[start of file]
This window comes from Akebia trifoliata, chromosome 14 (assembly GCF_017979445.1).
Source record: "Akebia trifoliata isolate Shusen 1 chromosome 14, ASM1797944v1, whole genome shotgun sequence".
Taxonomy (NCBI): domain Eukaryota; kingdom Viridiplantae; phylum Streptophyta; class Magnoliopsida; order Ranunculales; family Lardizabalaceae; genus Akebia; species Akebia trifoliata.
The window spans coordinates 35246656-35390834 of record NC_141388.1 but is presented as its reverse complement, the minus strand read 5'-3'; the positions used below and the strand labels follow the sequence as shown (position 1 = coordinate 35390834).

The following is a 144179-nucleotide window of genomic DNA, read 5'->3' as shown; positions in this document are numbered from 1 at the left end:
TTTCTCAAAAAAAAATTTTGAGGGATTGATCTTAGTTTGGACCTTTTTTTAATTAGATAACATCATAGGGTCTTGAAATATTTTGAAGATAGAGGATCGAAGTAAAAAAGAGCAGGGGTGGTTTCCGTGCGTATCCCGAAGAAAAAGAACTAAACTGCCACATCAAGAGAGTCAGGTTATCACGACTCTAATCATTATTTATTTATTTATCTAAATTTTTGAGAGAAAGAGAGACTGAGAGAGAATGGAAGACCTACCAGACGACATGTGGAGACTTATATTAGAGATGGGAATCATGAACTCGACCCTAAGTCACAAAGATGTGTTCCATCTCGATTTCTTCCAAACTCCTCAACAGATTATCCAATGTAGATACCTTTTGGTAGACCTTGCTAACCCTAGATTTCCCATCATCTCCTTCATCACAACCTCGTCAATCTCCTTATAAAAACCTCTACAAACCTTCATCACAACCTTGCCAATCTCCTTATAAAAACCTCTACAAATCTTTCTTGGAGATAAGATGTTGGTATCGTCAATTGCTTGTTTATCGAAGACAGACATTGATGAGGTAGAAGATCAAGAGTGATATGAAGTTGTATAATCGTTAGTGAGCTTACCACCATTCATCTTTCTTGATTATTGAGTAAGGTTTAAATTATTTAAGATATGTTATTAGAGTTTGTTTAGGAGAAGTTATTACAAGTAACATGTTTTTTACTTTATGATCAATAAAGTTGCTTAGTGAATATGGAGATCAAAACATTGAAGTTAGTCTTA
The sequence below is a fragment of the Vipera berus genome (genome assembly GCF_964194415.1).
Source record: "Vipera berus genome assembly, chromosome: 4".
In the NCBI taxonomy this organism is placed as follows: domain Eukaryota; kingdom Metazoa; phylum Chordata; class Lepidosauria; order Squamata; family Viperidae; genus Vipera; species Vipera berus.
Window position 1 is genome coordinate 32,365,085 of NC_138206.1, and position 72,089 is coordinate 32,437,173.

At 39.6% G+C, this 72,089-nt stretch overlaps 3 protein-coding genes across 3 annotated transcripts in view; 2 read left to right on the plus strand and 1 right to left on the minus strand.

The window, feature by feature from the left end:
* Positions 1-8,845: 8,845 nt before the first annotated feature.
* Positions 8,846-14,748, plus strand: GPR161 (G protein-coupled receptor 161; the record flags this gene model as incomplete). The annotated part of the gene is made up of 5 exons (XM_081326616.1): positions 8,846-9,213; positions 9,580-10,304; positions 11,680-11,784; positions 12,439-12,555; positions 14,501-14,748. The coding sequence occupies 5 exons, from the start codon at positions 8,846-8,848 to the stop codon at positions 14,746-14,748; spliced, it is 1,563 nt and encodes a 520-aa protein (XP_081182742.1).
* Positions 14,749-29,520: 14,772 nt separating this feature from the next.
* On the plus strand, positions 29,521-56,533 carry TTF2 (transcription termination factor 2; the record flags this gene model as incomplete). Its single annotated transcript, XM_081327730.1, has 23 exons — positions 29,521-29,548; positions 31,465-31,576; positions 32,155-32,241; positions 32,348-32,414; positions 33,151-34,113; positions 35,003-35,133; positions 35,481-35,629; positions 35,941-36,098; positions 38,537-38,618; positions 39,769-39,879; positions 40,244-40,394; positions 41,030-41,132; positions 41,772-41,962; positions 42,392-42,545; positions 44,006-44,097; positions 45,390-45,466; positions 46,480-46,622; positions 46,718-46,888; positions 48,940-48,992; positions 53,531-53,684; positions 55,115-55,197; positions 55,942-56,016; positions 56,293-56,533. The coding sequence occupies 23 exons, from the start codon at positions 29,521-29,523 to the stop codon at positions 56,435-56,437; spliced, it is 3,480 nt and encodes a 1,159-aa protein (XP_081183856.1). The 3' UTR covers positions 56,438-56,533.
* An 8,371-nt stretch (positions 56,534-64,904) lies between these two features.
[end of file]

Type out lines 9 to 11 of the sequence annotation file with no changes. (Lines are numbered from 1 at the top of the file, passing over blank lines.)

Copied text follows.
In the NCBI taxonomy this organism is placed as follows: domain Eukaryota; kingdom Metazoa; phylum Chordata; class Lepidosauria; order Squamata; family Viperidae; genus Vipera; species Vipera berus.
Window position 1 is genome coordinate 32,365,085 of NC_138206.1, and position 72,089 is coordinate 32,437,173.

At 39.6% G+C, this 72,089-nt stretch overlaps 3 protein-coding genes across 3 annotated transcripts in view; 2 read left to right on the plus strand and 1 right to left on the minus strand.